‘Right to Rent’ breaches have resulted in fines of over £654 as imposed by the Home Office.
What is right to rent?
‘Right to Rent’ legislation came into force in 2016 and was introduced under section 22 of the Immigration Act 2014. The legislation specifies a landlord should not allow a potential tenant to occupy their property unless they are a British Citizen, EEA or Swiss National, or has the ‘right to rent’ in the UK.
Eligibility to rent within the UK means potential tenants are lawfully in accordance with immigration laws.
Landlords must check whether a tenant has a ‘right to rent’ failure to do so can result in a civil penalty being enforced.
You can find out more about ‘Right to Rent’ checks here.
Landlord Today reports that no fewer than 405 landlords have been subject to penalties with fines amounting to £265,000 collectively.
Checking the right to rent eligibility of tenants is vital for all landlords. In order to conduct a comprehensive ‘Right to Rent’ check landlords should:
- Obtain a tenants original ‘acceptable’ documents allowing them to reside in the UK
- Check the documents while the potential tenant is present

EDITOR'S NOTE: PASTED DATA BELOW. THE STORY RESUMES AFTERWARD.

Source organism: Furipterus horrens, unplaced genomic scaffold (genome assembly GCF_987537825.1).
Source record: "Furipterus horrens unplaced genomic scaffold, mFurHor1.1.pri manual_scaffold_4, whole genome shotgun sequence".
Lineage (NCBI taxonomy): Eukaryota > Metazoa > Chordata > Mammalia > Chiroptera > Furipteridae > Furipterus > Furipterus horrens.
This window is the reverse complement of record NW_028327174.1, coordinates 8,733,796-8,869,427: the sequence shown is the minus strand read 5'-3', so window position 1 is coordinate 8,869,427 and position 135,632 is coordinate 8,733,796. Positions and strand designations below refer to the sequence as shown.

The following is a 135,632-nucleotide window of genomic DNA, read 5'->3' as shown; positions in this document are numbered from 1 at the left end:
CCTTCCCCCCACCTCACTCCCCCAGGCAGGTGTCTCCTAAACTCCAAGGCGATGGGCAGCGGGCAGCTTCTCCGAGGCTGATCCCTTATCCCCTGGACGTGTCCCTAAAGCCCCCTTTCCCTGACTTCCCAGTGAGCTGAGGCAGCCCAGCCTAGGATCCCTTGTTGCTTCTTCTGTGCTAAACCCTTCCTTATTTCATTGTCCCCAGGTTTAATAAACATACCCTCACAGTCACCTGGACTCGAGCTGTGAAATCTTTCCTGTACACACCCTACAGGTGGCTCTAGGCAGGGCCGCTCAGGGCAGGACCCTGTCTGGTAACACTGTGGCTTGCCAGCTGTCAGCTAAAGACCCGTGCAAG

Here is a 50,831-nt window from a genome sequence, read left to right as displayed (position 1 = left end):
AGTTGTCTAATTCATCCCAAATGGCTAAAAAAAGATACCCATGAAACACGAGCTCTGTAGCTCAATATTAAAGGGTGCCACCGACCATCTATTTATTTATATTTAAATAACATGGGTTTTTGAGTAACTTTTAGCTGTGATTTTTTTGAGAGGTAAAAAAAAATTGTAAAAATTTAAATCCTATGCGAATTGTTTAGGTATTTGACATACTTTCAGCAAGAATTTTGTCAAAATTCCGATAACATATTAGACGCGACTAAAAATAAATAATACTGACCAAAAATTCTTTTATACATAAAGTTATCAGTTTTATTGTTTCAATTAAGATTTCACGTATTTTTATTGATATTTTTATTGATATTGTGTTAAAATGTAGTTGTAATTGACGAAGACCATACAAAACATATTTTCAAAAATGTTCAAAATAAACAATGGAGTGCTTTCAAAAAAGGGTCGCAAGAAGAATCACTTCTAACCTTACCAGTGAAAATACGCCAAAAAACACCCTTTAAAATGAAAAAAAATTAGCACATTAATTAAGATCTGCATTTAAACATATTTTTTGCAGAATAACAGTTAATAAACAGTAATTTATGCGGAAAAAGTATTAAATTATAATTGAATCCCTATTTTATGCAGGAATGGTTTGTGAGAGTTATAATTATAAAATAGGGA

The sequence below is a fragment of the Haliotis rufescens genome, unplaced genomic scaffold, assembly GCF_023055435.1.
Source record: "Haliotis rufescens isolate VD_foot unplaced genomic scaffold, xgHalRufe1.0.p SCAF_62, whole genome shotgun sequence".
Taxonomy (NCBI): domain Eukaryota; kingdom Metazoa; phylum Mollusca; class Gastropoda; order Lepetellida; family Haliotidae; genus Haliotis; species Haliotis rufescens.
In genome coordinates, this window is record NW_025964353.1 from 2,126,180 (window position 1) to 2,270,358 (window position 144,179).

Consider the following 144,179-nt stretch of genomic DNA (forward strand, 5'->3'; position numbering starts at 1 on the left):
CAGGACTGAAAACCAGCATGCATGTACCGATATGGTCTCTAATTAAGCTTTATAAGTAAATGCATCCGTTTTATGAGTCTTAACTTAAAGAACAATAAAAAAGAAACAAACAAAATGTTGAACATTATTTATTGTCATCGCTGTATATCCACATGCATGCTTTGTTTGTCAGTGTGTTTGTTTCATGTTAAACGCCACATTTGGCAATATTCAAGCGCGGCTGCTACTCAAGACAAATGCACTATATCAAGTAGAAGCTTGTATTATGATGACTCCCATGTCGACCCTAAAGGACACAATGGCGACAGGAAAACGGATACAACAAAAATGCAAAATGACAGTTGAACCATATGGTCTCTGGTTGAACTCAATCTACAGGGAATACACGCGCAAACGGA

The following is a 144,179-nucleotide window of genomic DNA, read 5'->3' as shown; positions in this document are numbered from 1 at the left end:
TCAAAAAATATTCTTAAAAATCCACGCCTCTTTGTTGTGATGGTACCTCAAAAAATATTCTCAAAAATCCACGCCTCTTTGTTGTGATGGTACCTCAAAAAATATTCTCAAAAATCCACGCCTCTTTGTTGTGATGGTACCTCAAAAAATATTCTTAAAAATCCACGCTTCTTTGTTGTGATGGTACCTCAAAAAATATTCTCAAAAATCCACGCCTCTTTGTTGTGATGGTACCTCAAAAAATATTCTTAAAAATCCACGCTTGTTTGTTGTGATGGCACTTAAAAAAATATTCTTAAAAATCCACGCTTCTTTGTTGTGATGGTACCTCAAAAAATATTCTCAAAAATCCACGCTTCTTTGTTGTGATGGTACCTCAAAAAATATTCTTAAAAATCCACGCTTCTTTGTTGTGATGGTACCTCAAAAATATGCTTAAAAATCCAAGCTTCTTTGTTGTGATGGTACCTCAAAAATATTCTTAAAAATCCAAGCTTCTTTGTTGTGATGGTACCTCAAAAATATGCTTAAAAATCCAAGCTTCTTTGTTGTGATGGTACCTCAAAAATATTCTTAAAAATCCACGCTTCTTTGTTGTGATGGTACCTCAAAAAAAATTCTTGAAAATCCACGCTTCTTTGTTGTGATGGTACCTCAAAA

- Copy and keep the copied documents on file. Record the date the check was completed.
Find out the full rules and ‘acceptable’ documents here.
Right to Rent Legislation to be challenged
The Joint Council of the Welfare of Immigrants (JCWI) is challenging the immigration checks that buy-to-let landlords are currently required to conduct. The Council believes that the legislation has a significantly negative impact on vulnerable tenants and encourages “systematic discrimination”.
The National Landlords Association’s Director of Policy and Practice said:
“The figures show that landlords are increasingly aware of their responsibilities, but that the scheme has placed an additional cost on an already pressurised sector. It is important to remember that landlords are neither immigration experts nor border agents. The ‘Right to Rent’ scheme has placed an additional cost on an already pressurised sector, while the excessive checks and lack of monitoring may have had harmful consequences for would-be and vulnerable tenants.”
Phillippa Kaufmann QC, representing JCWI, argued that the current policy was affecting those in Britain legally. “Landlords are incentivised by the very nature of the scheme to go down the path of least resistance. If they have someone who comes to them with a British passport, they know they are at no risk of criminal liability.”
The judicial review application hearing took place on Wednesday 6th June. As a result, the application to launch a legal review has been permitted by the High Court.
You can find further details about the legislation and penalties here.